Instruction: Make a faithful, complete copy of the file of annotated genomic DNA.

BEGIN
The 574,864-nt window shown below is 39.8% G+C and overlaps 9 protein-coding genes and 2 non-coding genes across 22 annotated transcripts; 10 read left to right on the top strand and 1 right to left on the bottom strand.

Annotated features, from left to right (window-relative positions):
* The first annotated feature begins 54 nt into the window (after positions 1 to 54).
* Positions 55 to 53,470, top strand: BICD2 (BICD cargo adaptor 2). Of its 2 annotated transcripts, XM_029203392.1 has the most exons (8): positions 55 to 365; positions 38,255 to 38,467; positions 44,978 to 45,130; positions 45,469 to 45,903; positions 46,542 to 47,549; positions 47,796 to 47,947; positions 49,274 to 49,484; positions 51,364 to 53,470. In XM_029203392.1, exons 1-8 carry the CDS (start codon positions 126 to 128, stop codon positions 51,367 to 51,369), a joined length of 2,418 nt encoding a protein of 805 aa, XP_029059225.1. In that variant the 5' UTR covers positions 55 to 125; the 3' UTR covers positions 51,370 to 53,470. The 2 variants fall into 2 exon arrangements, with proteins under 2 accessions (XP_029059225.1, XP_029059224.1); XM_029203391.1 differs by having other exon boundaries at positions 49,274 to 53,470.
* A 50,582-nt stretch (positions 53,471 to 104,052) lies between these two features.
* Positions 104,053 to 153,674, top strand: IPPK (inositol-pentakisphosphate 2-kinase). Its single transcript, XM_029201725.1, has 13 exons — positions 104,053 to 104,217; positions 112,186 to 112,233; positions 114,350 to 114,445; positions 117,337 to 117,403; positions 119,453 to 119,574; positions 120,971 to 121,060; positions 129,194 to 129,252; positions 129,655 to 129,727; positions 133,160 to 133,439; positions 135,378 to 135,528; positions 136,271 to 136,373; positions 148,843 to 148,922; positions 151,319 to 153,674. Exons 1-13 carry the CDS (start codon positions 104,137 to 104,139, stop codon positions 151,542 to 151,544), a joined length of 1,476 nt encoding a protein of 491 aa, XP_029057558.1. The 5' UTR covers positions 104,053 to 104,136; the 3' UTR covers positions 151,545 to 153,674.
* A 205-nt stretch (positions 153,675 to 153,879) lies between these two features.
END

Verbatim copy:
The 574,864-nt window shown below is 39.8% G+C and overlaps 9 protein-coding genes and 2 non-coding genes across 22 annotated transcripts; 10 read left to right on the top strand and 1 right to left on the bottom strand.

Annotated features, from left to right (window-relative positions):
* The first annotated feature begins 54 nt into the window (after positions 1 to 54).
* Positions 55 to 53,470, top strand: BICD2 (BICD cargo adaptor 2). Of its 2 annotated transcripts, XM_029203392.1 has the most exons (8): positions 55 to 365; positions 38,255 to 38,467; positions 44,978 to 45,130; positions 45,469 to 45,903; positions 46,542 to 47,549; positions 47,796 to 47,947; positions 49,274 to 49,484; positions 51,364 to 53,470. In XM_029203392.1, exons 1-8 carry the CDS (start codon positions 126 to 128, stop codon positions 51,367 to 51,369), a joined length of 2,418 nt encoding a protein of 805 aa, XP_029059225.1. In that variant the 5' UTR covers positions 55 to 125; the 3' UTR covers positions 51,370 to 53,470. The 2 variants fall into 2 exon arrangements, with proteins under 2 accessions (XP_029059225.1, XP_029059224.1); XM_029203391.1 differs by having other exon boundaries at positions 49,274 to 53,470.
* A 50,582-nt stretch (positions 53,471 to 104,052) lies between these two features.
* Positions 104,053 to 153,674, top strand: IPPK (inositol-pentakisphosphate 2-kinase). Its single transcript, XM_029201725.1, has 13 exons — positions 104,053 to 104,217; positions 112,186 to 112,233; positions 114,350 to 114,445; positions 117,337 to 117,403; positions 119,453 to 119,574; positions 120,971 to 121,060; positions 129,194 to 129,252; positions 129,655 to 129,727; positions 133,160 to 133,439; positions 135,378 to 135,528; positions 136,271 to 136,373; positions 148,843 to 148,922; positions 151,319 to 153,674. Exons 1-13 carry the CDS (start codon positions 104,137 to 104,139, stop codon positions 151,542 to 151,544), a joined length of 1,476 nt encoding a protein of 491 aa, XP_029057558.1. The 5' UTR covers positions 104,053 to 104,136; the 3' UTR covers positions 151,545 to 153,674.
* A 205-nt stretch (positions 153,675 to 153,879) lies between these two features.